• Ella Fitzgerald, Clap Hands, Here Comes Charlie!, Verve/Victor Entertainment VICJ-011-4052, XRCD24 (1961/1998).
    • Elvis Presley, Elvis is Back!, RCA/BMG Japan BVCM-37088, “Living Stereo”, CD (1960/2002).
    • John Coltrane, Coltrane’s Sound, Atlantic/Rhino R2 75588, CD (1964/1999).
    • Miles Davis, Bags Groove, Prestige/JVC JVCXR-0046-2, XRCD (1955/1987).
    • Muse, The Resistance, Warner Music Japan WPZR-30355-6, CD+DVD (2009).
    • The Doors, The Doors, Electra/Warner Music Japan WPCR-12716, CD (1967/2007).
    • The Rolling Stones, Exile on Main St., Atlantic/Universal Music Company (Japan) UICY-40001, Platinum SHM-CD (1972/2013).
    • Włodzimierz Nahorny, Jej portret, Polskie Nagrania Muza/GAD Records GAD CD 006 (1965/2013).
    Japanese editions of CDs and SACDs are available from

    Musically, this year started off fantastic. And February surely surpassed itself. I ordered tickets for three concerts of the Misteria Paschalia Festival, GAD Records announced the release of Show Band’s album Punkt styku, both on CD and LP (I ordered both versions), Mr. Krzysztof Duda, author of the album Altus that I reviewed in the February editorial (see in the archive section), contacted me and we arranged an audition of recordings straight from him (there was a mastering fault in the first release that is supposed to be corrected in the second release), Sony Music announced the release of the entire Depeche Mode catalog on mini LP, its mastering and Blu-spec 2 (I already ordered the whole set from CD Japan), and David Crosby released his new album. I will dedicate separate articles to each one of them, but let me now say a few words about Crosby.
    His new album Croz has been recorded in several different studios, and most of the guest musicians recorded their parts "remotely" in still other places. This is what recording an album looks like these days and there is nothing to get offended about. You need a lot of experience to mix it all as good as on the new album from The Byrds’ musician. The album’s sound is coherent and good. There are better and worse recorded tracks, as each of the studios involved has left its "mark". It shows, among others, in a decreased sound volume of the leading vocal and guitars on some tracks, as well as a decrease in guitars’ sonority and "presence". On the best recorded tracks, e.g. The Clearing, everything is in place and fits perfectly.

    While these are not major changes, they are audible on quality audio gear and affect our perception of music. They are even more pronounced on top audio components, but their impact on the reception is smaller - another audio paradox. The reason for that is that a good system is capable of going over the music production layer and get straight to the performance layer. Not by negating the former but rather by showing it as something separate, something "next" to music, like a turntable crackling and travel noise. For that to be possible, we need high resolution, good selectivity and above-average micro-dynamics. But the most important is timbre differentiation.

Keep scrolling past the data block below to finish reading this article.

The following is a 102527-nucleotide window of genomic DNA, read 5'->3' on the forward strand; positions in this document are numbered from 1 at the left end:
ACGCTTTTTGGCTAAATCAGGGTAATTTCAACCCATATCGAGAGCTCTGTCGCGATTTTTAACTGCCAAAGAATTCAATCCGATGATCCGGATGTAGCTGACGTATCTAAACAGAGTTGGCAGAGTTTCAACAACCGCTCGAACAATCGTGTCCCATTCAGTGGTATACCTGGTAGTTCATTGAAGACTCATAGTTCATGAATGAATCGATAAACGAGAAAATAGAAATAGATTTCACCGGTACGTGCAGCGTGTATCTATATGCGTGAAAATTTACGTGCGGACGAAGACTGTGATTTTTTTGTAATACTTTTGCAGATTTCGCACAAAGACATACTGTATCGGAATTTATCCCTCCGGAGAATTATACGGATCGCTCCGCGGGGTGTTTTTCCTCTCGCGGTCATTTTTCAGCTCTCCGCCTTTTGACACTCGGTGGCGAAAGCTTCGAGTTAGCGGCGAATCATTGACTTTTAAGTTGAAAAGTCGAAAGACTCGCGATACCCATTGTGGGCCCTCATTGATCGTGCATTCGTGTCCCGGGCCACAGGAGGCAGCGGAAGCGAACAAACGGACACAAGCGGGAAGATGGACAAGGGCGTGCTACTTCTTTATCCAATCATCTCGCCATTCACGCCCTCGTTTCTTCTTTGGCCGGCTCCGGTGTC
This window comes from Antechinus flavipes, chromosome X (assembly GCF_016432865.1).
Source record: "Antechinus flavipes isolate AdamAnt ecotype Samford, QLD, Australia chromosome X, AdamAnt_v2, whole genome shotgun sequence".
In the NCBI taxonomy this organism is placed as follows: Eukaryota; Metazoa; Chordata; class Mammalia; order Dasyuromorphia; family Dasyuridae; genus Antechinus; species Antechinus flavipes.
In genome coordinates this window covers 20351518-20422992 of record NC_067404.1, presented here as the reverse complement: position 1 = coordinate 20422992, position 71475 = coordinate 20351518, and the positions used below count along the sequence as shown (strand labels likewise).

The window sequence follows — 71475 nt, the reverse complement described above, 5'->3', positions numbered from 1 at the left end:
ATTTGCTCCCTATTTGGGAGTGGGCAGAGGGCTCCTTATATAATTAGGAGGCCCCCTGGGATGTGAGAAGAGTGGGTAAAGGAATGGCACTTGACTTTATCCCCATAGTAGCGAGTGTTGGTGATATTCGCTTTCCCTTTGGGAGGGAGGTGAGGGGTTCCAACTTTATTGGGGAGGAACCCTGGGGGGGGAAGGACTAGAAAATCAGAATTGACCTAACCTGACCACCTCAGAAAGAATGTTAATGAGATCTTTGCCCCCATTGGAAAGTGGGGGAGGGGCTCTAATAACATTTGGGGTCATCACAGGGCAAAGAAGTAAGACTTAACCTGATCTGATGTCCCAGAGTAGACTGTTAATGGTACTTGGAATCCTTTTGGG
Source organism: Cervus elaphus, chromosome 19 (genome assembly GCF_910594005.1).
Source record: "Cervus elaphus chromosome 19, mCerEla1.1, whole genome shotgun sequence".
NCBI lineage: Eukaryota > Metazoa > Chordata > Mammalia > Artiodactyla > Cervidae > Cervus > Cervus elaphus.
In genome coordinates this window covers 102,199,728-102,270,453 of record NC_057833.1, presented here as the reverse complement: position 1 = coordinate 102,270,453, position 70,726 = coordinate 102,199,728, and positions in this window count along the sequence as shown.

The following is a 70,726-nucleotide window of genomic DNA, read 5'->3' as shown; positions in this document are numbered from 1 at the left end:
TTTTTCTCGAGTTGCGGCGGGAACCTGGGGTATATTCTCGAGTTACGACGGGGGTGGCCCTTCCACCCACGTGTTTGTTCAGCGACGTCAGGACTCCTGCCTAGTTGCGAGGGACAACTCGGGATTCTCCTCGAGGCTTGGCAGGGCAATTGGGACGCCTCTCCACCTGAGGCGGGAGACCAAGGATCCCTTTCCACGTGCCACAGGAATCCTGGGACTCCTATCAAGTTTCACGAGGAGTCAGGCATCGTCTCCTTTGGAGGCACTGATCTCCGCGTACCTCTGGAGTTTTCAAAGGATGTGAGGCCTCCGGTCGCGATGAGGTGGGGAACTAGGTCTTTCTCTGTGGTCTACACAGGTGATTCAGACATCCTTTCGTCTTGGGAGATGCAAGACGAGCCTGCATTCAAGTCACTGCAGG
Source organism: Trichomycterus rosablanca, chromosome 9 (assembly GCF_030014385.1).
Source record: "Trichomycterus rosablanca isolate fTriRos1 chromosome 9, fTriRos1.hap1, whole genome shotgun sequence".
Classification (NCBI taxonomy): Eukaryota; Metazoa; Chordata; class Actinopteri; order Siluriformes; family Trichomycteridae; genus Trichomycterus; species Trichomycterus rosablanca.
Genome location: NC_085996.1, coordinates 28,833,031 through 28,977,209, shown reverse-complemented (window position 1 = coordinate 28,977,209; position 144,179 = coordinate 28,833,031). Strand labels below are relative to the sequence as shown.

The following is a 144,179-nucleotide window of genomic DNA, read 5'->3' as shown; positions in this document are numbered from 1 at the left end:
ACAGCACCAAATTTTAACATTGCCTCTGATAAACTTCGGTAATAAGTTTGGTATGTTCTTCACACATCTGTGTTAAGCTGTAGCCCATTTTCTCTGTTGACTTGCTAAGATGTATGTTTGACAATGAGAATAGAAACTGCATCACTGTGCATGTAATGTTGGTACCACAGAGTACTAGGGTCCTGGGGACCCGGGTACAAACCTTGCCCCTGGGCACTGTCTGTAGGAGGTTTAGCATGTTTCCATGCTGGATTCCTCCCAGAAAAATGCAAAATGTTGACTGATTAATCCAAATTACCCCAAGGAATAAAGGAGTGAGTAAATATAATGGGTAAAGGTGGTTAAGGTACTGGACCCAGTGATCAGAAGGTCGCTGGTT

Audio Research SP20’s behavior seemed extremely interesting in this context. The official trademark Audio Research catchword featured on all its components is "High Definition". This can be explained in different ways, but the basic meaning is probably that of 'high resolution'. Given the sound of all recently reviewed AR components combined with my impressions after auditioning the SP20, I would rather say that their trademark is something else: "Warm Definition". That, in my opinion, includes the whole of what these components are and what they are not.
    The point is that the sound of the preamplifier under review is saturated and full. It’s a truism, as this is true of all AR components. The sound is palpable - another truism. But there is no sense of a slight roll-off on the edges of the frequency range, which is something I hear for the first time. The thing is that all the AR products from the Reference Series offer a charming and incredibly saturated midrange. The top and bottom ends are rounded, although they are strong. Listener's attention is drawn away from them, however, as what dominates is the frequency range that includes vocals, guitar, violin or cello, and also because of the method of shaping the attack transients. Bass and treble are present, too, but the first impression is different.

    SP20’s sound is shaped differently. The bass is not as deep as that of the Reference 5SE or the best preamplifiers I know, including the Dan D'Agostino Momentum Preamplifier and the Ayon Audio Spheris II (I am yet to audition the Spheris III). The treble is not as strong and high. And yet it seems that both SP20’s bass and treble are much more pronounced than in all the AR components mentioned above.
    It seems that the manufacturer has attempted to adjust the SP20’s sound to fit the systems in which it is likely to operate - pragmatism is a valuable quality. Stronger than usual frequency edges - not objectively strong but in comparison to other AR components - are built by bringing the phantom images closer to the listener and focusing the sound in the dense space on the speaker line. It is full of emotion and music information.